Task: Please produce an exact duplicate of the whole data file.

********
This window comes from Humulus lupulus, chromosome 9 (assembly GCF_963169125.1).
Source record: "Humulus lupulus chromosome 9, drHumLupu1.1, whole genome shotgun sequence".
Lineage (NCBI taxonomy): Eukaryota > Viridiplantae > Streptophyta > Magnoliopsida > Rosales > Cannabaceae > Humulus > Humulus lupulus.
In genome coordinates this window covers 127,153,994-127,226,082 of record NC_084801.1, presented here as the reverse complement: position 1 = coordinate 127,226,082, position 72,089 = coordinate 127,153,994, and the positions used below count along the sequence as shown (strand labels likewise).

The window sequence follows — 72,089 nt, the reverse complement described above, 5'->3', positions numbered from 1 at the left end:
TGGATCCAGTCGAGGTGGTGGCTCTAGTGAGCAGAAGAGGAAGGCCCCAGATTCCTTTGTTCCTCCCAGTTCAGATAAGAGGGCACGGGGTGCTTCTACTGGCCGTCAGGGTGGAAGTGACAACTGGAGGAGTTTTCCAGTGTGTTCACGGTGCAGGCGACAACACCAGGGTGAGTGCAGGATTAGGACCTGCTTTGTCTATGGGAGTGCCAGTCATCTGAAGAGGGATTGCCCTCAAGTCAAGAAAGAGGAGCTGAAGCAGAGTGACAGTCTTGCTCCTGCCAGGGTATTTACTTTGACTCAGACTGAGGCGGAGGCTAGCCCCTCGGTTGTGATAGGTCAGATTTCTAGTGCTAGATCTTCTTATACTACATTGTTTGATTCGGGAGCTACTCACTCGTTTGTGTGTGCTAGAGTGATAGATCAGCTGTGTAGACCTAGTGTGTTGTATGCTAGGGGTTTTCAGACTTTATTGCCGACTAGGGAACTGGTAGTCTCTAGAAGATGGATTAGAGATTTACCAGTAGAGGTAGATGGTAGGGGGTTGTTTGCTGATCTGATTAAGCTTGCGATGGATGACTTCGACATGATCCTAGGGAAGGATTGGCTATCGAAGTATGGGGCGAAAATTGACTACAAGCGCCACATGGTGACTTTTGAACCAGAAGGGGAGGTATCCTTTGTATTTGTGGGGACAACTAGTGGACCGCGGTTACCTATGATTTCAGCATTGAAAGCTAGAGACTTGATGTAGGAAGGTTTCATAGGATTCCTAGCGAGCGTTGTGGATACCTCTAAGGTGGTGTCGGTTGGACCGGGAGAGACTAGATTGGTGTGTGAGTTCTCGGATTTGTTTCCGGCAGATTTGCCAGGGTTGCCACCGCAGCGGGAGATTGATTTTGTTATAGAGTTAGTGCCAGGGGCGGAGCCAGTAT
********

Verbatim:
This window comes from Humulus lupulus, chromosome 9 (assembly GCF_963169125.1).
Source record: "Humulus lupulus chromosome 9, drHumLupu1.1, whole genome shotgun sequence".
Lineage (NCBI taxonomy): Eukaryota > Viridiplantae > Streptophyta > Magnoliopsida > Rosales > Cannabaceae > Humulus > Humulus lupulus.
In genome coordinates this window covers 127,153,994-127,226,082 of record NC_084801.1, presented here as the reverse complement: position 1 = coordinate 127,226,082, position 72,089 = coordinate 127,153,994, and the positions used below count along the sequence as shown (strand labels likewise).

The window sequence follows — 72,089 nt, the reverse complement described above, 5'->3', positions numbered from 1 at the left end:
TGGATCCAGTCGAGGTGGTGGCTCTAGTGAGCAGAAGAGGAAGGCCCCAGATTCCTTTGTTCCTCCCAGTTCAGATAAGAGGGCACGGGGTGCTTCTACTGGCCGTCAGGGTGGAAGTGACAACTGGAGGAGTTTTCCAGTGTGTTCACGGTGCAGGCGACAACACCAGGGTGAGTGCAGGATTAGGACCTGCTTTGTCTATGGGAGTGCCAGTCATCTGAAGAGGGATTGCCCTCAAGTCAAGAAAGAGGAGCTGAAGCAGAGTGACAGTCTTGCTCCTGCCAGGGTATTTACTTTGACTCAGACTGAGGCGGAGGCTAGCCCCTCGGTTGTGATAGGTCAGATTTCTAGTGCTAGATCTTCTTATACTACATTGTTTGATTCGGGAGCTACTCACTCGTTTGTGTGTGCTAGAGTGATAGATCAGCTGTGTAGACCTAGTGTGTTGTATGCTAGGGGTTTTCAGACTTTATTGCCGACTAGGGAACTGGTAGTCTCTAGAAGATGGATTAGAGATTTACCAGTAGAGGTAGATGGTAGGGGGTTGTTTGCTGATCTGATTAAGCTTGCGATGGATGACTTCGACATGATCCTAGGGAAGGATTGGCTATCGAAGTATGGGGCGAAAATTGACTACAAGCGCCACATGGTGACTTTTGAACCAGAAGGGGAGGTATCCTTTGTATTTGTGGGGACAACTAGTGGACCGCGGTTACCTATGATTTCAGCATTGAAAGCTAGAGACTTGATGTAGGAAGGTTTCATAGGATTCCTAGCGAGCGTTGTGGATACCTCTAAGGTGGTGTCGGTTGGACCGGGAGAGACTAGATTGGTGTGTGAGTTCTCGGATTTGTTTCCGGCAGATTTGCCAGGGTTGCCACCGCAGCGGGAGATTGATTTTGTTATAGAGTTAGTGCCAGGGGCGGAGCCAGTAT